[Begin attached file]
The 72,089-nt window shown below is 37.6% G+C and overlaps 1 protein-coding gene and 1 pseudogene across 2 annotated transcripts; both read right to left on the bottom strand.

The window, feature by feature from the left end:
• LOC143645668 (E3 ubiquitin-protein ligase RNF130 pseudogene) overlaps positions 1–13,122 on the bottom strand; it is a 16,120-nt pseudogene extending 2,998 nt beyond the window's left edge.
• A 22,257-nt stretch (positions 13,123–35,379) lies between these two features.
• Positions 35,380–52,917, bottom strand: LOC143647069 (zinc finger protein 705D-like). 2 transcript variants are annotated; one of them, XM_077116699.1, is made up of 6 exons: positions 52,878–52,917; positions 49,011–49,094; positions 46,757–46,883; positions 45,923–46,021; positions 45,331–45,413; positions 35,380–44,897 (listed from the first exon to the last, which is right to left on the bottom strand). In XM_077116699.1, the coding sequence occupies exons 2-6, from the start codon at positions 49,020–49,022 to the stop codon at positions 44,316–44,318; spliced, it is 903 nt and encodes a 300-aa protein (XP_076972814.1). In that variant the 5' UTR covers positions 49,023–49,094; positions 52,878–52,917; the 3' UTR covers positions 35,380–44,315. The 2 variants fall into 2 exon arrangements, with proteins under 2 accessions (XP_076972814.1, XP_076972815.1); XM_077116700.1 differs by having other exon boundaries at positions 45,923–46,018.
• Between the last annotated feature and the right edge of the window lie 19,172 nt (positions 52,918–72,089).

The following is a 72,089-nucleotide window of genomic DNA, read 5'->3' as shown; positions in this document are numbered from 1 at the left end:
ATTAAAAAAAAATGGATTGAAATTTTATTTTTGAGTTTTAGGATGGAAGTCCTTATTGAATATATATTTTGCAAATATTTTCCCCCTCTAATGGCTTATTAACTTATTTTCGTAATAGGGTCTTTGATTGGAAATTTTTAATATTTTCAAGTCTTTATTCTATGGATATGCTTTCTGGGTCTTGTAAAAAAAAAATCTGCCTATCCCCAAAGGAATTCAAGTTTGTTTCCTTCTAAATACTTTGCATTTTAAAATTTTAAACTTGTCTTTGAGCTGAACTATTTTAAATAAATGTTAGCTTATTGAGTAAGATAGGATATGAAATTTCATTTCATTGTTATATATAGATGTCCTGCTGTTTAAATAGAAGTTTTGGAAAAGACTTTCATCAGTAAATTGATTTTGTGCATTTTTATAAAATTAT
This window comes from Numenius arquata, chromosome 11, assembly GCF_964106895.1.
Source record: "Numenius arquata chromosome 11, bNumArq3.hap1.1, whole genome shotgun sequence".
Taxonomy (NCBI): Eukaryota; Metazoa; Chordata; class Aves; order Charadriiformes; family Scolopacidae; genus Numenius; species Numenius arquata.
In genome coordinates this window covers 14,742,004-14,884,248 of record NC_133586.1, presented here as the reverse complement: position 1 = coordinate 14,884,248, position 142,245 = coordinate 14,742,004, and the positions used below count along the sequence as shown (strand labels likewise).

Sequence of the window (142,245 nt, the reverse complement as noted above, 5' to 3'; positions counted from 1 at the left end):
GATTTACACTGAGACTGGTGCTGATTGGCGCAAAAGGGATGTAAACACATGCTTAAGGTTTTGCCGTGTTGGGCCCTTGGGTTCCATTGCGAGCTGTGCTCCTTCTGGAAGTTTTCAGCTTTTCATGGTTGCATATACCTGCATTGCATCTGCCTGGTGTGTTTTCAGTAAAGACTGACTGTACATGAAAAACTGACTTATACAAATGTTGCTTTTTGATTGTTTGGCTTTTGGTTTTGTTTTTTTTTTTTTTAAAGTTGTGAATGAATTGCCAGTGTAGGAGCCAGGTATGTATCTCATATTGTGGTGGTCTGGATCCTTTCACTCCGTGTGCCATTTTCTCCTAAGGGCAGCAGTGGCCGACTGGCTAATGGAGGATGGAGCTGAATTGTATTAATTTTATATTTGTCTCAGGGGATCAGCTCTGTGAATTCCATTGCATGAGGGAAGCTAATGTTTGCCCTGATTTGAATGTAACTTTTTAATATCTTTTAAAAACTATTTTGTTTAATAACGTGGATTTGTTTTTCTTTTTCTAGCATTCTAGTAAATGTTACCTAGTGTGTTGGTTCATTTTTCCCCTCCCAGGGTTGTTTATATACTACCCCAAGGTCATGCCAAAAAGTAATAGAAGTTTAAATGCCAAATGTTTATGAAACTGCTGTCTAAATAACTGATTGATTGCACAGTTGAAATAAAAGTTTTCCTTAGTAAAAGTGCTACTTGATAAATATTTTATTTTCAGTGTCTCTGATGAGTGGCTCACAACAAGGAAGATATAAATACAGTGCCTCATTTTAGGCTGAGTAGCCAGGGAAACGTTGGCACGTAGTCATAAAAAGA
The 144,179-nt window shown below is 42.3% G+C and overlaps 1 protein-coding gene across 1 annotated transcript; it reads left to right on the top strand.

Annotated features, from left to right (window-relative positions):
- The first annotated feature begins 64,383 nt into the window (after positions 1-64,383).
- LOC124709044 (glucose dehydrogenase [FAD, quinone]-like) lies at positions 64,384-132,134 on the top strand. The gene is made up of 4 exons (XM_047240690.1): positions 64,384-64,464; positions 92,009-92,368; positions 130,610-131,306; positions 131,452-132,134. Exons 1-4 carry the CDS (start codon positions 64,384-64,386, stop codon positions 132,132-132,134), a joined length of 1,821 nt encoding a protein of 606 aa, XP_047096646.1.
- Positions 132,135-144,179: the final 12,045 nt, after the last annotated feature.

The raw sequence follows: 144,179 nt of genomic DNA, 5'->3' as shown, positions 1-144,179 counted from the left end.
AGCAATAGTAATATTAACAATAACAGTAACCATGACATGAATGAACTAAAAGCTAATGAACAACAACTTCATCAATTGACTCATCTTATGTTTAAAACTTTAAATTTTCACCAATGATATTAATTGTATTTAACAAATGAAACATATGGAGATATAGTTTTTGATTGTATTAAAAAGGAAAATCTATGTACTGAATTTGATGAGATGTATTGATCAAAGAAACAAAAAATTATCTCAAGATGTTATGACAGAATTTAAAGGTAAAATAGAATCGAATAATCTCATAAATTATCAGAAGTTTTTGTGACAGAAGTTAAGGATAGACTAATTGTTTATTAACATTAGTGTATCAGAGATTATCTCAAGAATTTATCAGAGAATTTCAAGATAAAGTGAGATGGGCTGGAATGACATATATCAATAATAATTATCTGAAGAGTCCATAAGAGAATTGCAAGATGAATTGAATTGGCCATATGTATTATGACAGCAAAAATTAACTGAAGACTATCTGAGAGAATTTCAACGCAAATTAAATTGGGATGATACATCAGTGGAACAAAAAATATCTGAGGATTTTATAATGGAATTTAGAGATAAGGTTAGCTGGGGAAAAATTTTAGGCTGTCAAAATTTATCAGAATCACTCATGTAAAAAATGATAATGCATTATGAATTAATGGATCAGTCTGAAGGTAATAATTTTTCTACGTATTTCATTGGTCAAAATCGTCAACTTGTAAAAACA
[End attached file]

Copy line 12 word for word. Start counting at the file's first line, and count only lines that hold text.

In genome coordinates this window covers 14,742,004-14,884,248 of record NC_133586.1, presented here as the reverse complement: position 1 = coordinate 14,884,248, position 142,245 = coordinate 14,742,004, and the positions used below count along the sequence as shown (strand labels likewise).